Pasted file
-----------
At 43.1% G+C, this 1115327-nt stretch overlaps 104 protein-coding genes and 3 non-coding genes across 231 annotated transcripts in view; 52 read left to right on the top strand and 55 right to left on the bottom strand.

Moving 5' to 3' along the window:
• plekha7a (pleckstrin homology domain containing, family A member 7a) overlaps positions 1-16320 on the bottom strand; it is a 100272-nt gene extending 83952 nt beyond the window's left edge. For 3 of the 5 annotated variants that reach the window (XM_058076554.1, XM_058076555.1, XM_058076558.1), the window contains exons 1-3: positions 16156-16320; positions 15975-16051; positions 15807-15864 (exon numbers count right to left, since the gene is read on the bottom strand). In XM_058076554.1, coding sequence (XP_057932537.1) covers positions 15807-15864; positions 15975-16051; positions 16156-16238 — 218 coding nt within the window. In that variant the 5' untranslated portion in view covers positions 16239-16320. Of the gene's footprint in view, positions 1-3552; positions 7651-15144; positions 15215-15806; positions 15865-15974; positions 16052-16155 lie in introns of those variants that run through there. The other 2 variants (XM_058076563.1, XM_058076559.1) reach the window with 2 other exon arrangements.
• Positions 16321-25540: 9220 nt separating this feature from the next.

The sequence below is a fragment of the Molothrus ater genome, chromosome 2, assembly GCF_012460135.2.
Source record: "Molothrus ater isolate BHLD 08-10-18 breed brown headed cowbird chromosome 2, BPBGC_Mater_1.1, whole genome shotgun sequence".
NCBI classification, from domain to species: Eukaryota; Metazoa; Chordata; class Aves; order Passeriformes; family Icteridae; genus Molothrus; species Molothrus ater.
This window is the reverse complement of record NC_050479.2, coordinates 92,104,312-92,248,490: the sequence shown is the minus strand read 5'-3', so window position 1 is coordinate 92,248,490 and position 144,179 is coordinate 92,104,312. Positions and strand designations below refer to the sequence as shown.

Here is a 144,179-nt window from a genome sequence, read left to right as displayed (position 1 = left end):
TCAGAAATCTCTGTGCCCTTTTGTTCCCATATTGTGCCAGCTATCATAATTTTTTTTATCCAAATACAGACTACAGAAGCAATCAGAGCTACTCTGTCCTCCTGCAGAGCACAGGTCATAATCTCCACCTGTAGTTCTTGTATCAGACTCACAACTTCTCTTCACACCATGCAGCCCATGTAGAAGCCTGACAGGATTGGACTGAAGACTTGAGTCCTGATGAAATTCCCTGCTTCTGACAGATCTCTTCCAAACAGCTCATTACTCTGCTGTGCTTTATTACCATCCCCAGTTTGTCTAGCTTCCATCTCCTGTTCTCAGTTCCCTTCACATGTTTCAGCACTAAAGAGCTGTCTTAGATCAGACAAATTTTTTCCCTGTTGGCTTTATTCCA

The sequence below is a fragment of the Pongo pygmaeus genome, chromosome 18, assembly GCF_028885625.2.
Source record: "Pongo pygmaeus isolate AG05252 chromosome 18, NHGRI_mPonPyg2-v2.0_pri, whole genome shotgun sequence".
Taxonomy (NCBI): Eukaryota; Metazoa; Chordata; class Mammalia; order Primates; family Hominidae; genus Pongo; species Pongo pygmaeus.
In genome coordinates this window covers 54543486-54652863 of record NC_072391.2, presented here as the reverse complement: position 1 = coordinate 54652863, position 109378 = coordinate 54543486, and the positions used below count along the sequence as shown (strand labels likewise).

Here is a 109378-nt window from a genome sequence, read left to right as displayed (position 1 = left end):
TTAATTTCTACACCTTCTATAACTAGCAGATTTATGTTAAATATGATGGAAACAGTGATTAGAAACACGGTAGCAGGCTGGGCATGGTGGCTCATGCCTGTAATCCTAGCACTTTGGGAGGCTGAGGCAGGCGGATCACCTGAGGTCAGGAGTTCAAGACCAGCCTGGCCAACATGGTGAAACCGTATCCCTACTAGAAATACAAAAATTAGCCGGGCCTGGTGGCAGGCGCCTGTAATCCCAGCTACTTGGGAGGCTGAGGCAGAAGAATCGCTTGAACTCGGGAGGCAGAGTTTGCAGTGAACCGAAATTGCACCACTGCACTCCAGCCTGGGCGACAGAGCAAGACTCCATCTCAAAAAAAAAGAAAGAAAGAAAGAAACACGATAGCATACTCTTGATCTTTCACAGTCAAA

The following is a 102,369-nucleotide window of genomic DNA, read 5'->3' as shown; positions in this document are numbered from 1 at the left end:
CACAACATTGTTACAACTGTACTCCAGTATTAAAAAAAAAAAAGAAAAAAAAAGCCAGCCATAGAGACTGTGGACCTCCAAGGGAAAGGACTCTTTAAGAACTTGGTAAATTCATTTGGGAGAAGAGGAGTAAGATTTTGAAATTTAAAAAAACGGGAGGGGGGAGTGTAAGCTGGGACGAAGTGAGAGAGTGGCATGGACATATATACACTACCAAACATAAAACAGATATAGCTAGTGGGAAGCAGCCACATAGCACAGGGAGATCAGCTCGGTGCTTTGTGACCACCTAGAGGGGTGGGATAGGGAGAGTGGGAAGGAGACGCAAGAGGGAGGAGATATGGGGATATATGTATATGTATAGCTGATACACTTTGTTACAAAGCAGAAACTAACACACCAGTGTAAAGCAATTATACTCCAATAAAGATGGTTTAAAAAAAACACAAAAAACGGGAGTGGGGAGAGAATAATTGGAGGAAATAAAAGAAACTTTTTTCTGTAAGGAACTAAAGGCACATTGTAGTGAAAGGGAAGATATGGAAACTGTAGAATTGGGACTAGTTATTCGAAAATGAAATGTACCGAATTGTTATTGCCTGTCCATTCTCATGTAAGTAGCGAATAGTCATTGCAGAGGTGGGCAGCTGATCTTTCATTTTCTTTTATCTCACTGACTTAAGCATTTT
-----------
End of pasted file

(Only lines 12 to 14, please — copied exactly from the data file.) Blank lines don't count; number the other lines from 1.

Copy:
Source record: "Pongo pygmaeus isolate AG05252 chromosome 18, NHGRI_mPonPyg2-v2.0_pri, whole genome shotgun sequence".
Taxonomy (NCBI): Eukaryota; Metazoa; Chordata; class Mammalia; order Primates; family Hominidae; genus Pongo; species Pongo pygmaeus.
In genome coordinates this window covers 54543486-54652863 of record NC_072391.2, presented here as the reverse complement: position 1 = coordinate 54652863, position 109378 = coordinate 54543486, and the positions used below count along the sequence as shown (strand labels likewise).